Telehealth outside the hospital setting

Date:  29 May 2024

Telehealth outside the hospital setting

On 16 May 2024, the Telehealth Special Interest Group, led by SIG sponsor Apollo Hospitals Group, hosted its latest webinar Telehealth outside the hospital settingwith participation from healthcare executives from around the world.  

Getting the care to the last mile

It is critical that we as healthcare providers figure out how to deliver the care that is currently not being delivered to billions of people around the world, and the potential telehealth has in this field is huge. The IHF SIG is a great vehicle to exchange learning from different approaches across the globe.”  

Dr Sai Praveen Haranath from Apollo gave an overview of their innovative telehealth initiatives aimed at reaching undeserved populations and helping manage the huge mainly rural healthcare burden in India. This has led them to focus on 3 key areas: 

  • Augmenting public healthcare through innovative healthcare delivery models 
  • Tech-driven healthcare delivery from primary to quaternary level 
  • Innovations to make healthcare accessible to the undeserved 

Highlighting their “last mile” approach, Dr Sai Praveen detailed the use of mobile health vans, health screenings, medication delivery, and connected ambulances utilizing 5G technology. Using 5G connections to get a live feed from the patient right from the point of pickup to delivery to the hospital has been pivotal in providing real-time medical assistance during transit, especially for critical cardiac and neurological cases. 

Drones and connected devices enabling healthcare delivery 

Prof. Ravi Prakash Mahajan from Apollo further expanded on these innovations by discussing the use of drones for delivering medication and healthcare supplies during the COVID-19 pandemic. The establishment of multidisciplinary Clinical Command Centers has been a significant development, enabling efficient triage and patient management, reducing emergency incidents and improving patient outcomes by closely monitoring around 200 beds, resulting in a reduction in patient mortality and hospital stay durations.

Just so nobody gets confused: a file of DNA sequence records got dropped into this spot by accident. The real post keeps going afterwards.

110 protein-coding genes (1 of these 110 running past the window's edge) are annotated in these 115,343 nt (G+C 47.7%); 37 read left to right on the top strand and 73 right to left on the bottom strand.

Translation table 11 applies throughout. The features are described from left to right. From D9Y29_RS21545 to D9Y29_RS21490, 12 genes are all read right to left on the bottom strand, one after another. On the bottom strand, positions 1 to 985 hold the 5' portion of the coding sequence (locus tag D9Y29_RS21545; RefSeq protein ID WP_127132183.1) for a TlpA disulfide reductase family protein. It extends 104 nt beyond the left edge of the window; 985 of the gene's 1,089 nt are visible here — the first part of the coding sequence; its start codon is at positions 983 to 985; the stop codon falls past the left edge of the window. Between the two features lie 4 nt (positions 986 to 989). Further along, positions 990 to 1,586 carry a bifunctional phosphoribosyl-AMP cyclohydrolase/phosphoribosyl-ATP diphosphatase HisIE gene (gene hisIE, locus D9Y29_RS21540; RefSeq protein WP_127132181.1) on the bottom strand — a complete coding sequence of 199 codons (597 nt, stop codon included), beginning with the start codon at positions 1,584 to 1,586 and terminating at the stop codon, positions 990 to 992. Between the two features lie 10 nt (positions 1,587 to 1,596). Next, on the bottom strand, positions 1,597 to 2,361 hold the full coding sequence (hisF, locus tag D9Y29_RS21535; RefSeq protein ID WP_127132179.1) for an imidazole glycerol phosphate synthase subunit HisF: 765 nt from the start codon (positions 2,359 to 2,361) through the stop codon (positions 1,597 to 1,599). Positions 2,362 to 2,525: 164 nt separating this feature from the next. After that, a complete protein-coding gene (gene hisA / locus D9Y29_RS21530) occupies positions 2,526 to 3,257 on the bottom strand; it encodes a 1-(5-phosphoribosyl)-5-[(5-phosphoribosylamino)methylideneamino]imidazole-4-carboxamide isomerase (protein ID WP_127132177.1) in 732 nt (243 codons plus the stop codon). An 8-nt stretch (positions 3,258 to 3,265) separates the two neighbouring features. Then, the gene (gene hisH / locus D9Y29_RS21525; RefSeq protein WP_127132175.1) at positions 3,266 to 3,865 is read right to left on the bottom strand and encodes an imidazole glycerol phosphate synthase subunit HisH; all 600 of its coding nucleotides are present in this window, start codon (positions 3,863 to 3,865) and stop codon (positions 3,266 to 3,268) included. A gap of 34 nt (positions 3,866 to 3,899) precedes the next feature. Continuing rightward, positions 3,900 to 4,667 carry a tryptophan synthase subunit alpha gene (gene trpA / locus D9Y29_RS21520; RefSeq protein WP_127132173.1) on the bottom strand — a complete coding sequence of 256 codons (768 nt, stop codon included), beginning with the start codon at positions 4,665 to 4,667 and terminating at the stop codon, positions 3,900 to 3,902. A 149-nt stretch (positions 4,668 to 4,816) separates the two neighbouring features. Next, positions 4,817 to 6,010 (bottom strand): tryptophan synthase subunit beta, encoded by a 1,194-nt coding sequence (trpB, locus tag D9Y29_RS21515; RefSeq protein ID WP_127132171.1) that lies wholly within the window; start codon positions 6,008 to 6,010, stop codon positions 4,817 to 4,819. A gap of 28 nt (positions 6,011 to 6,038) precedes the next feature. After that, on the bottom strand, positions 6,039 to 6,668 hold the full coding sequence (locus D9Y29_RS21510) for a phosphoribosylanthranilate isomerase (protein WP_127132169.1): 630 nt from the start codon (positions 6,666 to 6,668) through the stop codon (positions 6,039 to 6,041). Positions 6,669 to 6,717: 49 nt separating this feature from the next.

The Indonesian telehealth experience 

Dr Anis Faud from the Indonesian Hospital Association (PERSI) offered a comprehensive view of Indonesia’s telehealth landscape. With over 17,000 islands and significant geographical challenges, telehealth in Indonesia has become crucial. Before the pandemic, Indonesia had very few regulations on digital health, including for telemedicine. The pandemic accelerated digital transformation, together with regulatory change, leading to widespread acceptance of telemedicine, with 95% of the population supporting telemedicine services. Indonesia’s regulatory sandbox for telehealth providers facilitates innovative business models, blending public and private sector efforts to overcome healthcare disparities. This forward-thinking approach aims to extend telemedicine services beyond borders, ensuring equitable healthcare access. 

Care continuum across borders  

Lastly, Aditya Bhasin, VP Software at Stanford Healthcare, shared the journey they have undertaken in building the MyHealth app, a custom digital platform that serves as a digital companion for patients. The app creates a consistent experience for patients, their families, and physicians by being context and location-aware. For outpatients, it facilitates seamless one-on-one videos and supports various workflows within the healthcare organization. 

During the COVID-19 pandemic, the focus on mental health and wellness led to the rollout of capabilities for one-on-one interactions and group classes. These features were extended to inpatients, allowing any physician in the system to join a patient’s room via a simple click. Virtual team rooms were also created, providing virtual waiting rooms for every team and physician, enhancing physician wellness and reducing operational friction. By enabling critical care assistance remotely, healthcare professionals can provide timely interventions anywhere in the world, making telemedicine a truly global solution.  

The ongoing challenge remains: how do we make telemedicine truly cross-border, and how do we regulate it effectively without stifling innovation? 

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